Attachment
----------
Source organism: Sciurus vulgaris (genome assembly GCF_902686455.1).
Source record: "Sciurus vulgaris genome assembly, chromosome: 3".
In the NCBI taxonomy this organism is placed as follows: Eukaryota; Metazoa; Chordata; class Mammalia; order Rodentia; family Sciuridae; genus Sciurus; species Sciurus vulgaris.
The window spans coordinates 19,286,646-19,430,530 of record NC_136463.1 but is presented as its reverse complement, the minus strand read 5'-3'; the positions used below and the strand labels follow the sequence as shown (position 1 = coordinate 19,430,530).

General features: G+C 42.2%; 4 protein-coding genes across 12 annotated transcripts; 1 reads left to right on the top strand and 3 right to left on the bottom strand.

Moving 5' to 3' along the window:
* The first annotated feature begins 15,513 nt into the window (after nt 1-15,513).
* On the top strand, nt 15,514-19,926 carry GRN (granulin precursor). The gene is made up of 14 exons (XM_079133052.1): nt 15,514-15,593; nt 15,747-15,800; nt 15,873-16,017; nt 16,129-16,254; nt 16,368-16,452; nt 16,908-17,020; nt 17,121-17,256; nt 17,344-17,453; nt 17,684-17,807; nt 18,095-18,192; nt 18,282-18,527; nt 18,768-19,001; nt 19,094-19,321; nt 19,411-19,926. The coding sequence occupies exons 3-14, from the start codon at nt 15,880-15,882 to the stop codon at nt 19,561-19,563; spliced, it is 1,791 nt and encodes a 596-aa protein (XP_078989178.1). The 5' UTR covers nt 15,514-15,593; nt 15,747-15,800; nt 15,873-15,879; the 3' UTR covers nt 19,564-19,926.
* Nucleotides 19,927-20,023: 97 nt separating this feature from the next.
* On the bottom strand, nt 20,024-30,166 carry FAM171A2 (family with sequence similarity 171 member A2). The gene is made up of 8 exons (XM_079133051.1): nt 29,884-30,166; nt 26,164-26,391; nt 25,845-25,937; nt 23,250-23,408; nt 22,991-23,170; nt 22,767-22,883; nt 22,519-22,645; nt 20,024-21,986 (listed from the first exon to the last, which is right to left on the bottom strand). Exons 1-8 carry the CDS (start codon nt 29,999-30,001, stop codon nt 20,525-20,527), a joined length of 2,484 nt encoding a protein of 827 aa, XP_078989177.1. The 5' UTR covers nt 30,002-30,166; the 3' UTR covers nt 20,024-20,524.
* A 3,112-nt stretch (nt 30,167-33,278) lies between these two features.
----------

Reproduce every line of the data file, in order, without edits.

Source organism: Sciurus vulgaris (genome assembly GCF_902686455.1).
Source record: "Sciurus vulgaris genome assembly, chromosome: 3".
In the NCBI taxonomy this organism is placed as follows: Eukaryota; Metazoa; Chordata; class Mammalia; order Rodentia; family Sciuridae; genus Sciurus; species Sciurus vulgaris.
The window spans coordinates 19,286,646-19,430,530 of record NC_136463.1 but is presented as its reverse complement, the minus strand read 5'-3'; the positions used below and the strand labels follow the sequence as shown (position 1 = coordinate 19,430,530).

General features: G+C 42.2%; 4 protein-coding genes across 12 annotated transcripts; 1 reads left to right on the top strand and 3 right to left on the bottom strand.

Moving 5' to 3' along the window:
* The first annotated feature begins 15,513 nt into the window (after nt 1-15,513).
* On the top strand, nt 15,514-19,926 carry GRN (granulin precursor). The gene is made up of 14 exons (XM_079133052.1): nt 15,514-15,593; nt 15,747-15,800; nt 15,873-16,017; nt 16,129-16,254; nt 16,368-16,452; nt 16,908-17,020; nt 17,121-17,256; nt 17,344-17,453; nt 17,684-17,807; nt 18,095-18,192; nt 18,282-18,527; nt 18,768-19,001; nt 19,094-19,321; nt 19,411-19,926. The coding sequence occupies exons 3-14, from the start codon at nt 15,880-15,882 to the stop codon at nt 19,561-19,563; spliced, it is 1,791 nt and encodes a 596-aa protein (XP_078989178.1). The 5' UTR covers nt 15,514-15,593; nt 15,747-15,800; nt 15,873-15,879; the 3' UTR covers nt 19,564-19,926.
* Nucleotides 19,927-20,023: 97 nt separating this feature from the next.
* On the bottom strand, nt 20,024-30,166 carry FAM171A2 (family with sequence similarity 171 member A2). The gene is made up of 8 exons (XM_079133051.1): nt 29,884-30,166; nt 26,164-26,391; nt 25,845-25,937; nt 23,250-23,408; nt 22,991-23,170; nt 22,767-22,883; nt 22,519-22,645; nt 20,024-21,986 (listed from the first exon to the last, which is right to left on the bottom strand). Exons 1-8 carry the CDS (start codon nt 29,999-30,001, stop codon nt 20,525-20,527), a joined length of 2,484 nt encoding a protein of 827 aa, XP_078989177.1. The 5' UTR covers nt 30,002-30,166; the 3' UTR covers nt 20,024-20,524.
* A 3,112-nt stretch (nt 30,167-33,278) lies between these two features.